Hi, I’m Pat O’Leary with USDA’s Office of
Communications, and I’m here with Adam Cline from the USDA National
Agricultural Statistics Service. Adam is the Census and Survey Division Section
Head and he’s going to highlight some information about the Census of
Agriculture and the upcoming once every five year census data release on April
11th. Adam we’ve been hearing a lot about the
Census of Agriculture pretty regularly over the last couple of years.
What should everyone know about the census of Agriculture? Well thanks for
having me, Pat. I always appreciate the opportunity to speak about the Census.
The census actually has a pretty long interesting history going back to 1840
when the first census was conducted. It was conducted in conjunction with the
decennial census from 1840 until about 1920. After 1920 the Census of
Agriculture broke off from the decennial census and was conducted every four or
five years. In 1982 we began the every five-year cycle we’re on now, which is
years ending in two and seven. The Census of Agriculture allows us to
collect more detailed information on certain aspects of the agriculture
industries, such as aquaculture and organic and horticulture. We do this with
a series of special studies. These are surveys conducted in between years of
the five-year census of Agriculture. Adam, where will this data live?Where will we
find it all? The Census of Agriculture data, including 2017 and the historical
years is all available on our website at www.nass.usda.gov. Beyond being sent to every farmer and
rancher in the country, what makes the Census of Agriculture different from
other NASS surveys? Well the Census of Agriculture allows us to provide data
for every county in the nation. It also gives us a glimpse into the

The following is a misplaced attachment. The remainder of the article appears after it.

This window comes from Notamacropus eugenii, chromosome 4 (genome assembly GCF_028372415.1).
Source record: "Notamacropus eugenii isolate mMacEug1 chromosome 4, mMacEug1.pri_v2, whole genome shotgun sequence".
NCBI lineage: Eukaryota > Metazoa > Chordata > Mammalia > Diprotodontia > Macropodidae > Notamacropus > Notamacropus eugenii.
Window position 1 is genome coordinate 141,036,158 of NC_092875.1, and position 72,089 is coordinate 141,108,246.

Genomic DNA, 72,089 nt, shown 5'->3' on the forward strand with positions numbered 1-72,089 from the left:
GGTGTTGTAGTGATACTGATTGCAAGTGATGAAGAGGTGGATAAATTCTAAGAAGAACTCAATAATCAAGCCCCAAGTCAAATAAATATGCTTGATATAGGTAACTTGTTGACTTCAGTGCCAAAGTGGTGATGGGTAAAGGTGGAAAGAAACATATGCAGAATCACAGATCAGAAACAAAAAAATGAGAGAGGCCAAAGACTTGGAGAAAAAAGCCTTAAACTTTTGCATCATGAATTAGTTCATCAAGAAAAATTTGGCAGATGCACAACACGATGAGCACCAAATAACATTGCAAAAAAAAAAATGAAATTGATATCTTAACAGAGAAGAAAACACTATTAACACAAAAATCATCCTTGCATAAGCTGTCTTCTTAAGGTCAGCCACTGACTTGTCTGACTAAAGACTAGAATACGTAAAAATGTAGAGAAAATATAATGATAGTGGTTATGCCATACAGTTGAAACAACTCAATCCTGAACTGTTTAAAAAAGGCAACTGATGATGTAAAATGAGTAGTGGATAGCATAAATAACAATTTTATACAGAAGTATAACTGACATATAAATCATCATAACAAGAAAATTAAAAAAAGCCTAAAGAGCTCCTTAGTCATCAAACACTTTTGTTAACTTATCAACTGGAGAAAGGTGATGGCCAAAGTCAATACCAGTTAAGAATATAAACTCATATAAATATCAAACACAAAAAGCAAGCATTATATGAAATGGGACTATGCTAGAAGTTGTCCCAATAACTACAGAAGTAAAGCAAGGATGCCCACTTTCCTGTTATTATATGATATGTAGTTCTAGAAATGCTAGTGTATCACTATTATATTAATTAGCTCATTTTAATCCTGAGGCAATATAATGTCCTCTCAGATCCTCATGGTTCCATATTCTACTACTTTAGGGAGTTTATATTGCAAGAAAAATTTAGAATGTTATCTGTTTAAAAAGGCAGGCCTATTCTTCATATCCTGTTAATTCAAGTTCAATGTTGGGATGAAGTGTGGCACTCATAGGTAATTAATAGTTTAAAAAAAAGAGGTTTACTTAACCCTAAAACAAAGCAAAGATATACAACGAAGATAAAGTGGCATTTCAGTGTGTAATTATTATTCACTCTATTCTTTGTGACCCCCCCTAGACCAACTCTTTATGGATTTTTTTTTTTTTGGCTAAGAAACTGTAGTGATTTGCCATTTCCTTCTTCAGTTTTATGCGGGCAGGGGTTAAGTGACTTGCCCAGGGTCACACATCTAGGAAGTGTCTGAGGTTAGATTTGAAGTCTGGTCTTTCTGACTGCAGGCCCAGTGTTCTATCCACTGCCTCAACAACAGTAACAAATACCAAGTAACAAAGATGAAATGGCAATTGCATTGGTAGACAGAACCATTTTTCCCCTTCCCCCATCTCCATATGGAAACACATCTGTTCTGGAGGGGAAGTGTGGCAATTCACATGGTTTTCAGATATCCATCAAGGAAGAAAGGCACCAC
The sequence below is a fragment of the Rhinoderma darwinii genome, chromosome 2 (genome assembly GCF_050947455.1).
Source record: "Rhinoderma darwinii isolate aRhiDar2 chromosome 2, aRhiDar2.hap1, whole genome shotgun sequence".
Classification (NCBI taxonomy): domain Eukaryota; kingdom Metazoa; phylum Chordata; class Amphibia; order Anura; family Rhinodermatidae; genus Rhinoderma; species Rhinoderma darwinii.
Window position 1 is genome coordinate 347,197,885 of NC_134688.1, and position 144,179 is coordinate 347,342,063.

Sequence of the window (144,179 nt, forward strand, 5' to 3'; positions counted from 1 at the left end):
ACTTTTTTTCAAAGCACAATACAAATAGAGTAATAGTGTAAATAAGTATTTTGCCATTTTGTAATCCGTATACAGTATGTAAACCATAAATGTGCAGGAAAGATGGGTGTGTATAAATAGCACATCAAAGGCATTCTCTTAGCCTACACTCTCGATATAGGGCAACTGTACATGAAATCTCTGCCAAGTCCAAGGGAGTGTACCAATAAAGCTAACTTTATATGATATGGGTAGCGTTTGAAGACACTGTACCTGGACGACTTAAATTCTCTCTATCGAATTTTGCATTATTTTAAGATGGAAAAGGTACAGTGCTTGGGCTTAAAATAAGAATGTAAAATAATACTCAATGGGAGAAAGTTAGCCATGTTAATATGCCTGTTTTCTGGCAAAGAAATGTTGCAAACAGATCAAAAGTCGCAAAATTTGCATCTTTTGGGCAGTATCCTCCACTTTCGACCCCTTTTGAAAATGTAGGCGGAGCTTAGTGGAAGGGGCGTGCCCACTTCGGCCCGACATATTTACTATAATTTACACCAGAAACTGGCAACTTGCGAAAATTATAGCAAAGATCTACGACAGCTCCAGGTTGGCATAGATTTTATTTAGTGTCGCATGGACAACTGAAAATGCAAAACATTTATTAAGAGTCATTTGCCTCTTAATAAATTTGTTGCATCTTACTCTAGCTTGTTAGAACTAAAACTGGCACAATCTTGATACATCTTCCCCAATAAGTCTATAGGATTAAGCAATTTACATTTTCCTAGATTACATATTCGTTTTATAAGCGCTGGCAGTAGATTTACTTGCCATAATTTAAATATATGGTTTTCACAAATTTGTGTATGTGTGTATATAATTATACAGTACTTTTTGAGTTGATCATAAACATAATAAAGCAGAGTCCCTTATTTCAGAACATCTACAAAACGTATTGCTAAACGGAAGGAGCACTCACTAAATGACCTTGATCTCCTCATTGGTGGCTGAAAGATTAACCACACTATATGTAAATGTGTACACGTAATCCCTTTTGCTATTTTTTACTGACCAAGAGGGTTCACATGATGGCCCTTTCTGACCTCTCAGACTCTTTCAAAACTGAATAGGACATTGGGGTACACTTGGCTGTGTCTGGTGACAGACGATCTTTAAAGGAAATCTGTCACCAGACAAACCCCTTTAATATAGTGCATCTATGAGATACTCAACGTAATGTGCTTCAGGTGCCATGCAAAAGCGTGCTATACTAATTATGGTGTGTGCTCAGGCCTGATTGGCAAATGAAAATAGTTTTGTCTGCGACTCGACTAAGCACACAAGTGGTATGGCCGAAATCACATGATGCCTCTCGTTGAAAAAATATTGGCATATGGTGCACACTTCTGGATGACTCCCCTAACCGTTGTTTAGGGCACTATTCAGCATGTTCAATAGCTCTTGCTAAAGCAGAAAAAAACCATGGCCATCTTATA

demographic makeup of American agriculture and the people that are
involved. And it also gives us data on specialty crops and livestock that our
annual programs do not collect, such as ginseng and alpacas. And what do we know about how the data are used? The Census of Agriculture data will be used by all those who serve
farmers in the US; businesses use the data to target certain locations for
their abilities that will best serve the
farmer; local governments use the data to target programs and services for its
communities; Congress uses the data to help shape farm policy and programs; and finally the farmers and ranchers themselves use the data help make better
decisions on their own operations. Will NASS publish all the data you received?
No, unfortunately we’re not able to publish all data. Any item that could
potentially identify an individual producer will be suppressed or hidden
and noted with a D in the publication. Adam, what was the National response rate to the census this time? Well first I’d like to take the opportunity to thank
the American farmers and ranchers that took the time to respond to the 2017
Census of Agriculture. We had a good response rate of about 72% and even
though we do try, we do not expect a response from everyone. Like other
statistical agencies we do have methodology in place to account for a
certain level of non-response and this allows us to continue to provide
accurate data. We’re coming up on the April 11th data release date. What’s next
and when does the census cycle start all over again?
So as far as the 2017 Census of Agriculture is concerned, yes we’ll release the national,
state and county level data on April 11th. But throughout the year we’ll
continue to release data products from the 2017 census and these include state
and county profiles as well as race, ethnicity and gender profiles. Currently
we are conducting the Puerto Rico census of Agriculture so we’re collecting data
there now and in the next few weeks we will begin collecting data, and there are
other outlying areas such as Guam and the US Virgin Islands. We’re also
currently conducting the first two special studies – these are the 2018
census of aquaculture and the 2018 irrigation and water management survey.
Meanwhile we are planning for the next census which is the 2022 Census of
Agriculture. We currently have an area designated on our website for the
public to offer comments and suggestions on questionnaire content, and we also
have an area for farmers to sign up to be counted. Our goal is to continue to
provide comprehensive and useful data to the American public. You barely have time to catch your breath when the census ends, you start all over again. Well we’d like to thank Adam Cline from the National Agricultural Statistics Service. Thank you, Adam for joining us today. Thank you, Pat. And next time we’ll visit with Ginger Harris with NASS in Kentucky to talk about what’s
new in the Census of Agriculture. Thanks for joining us, we’ll see you then.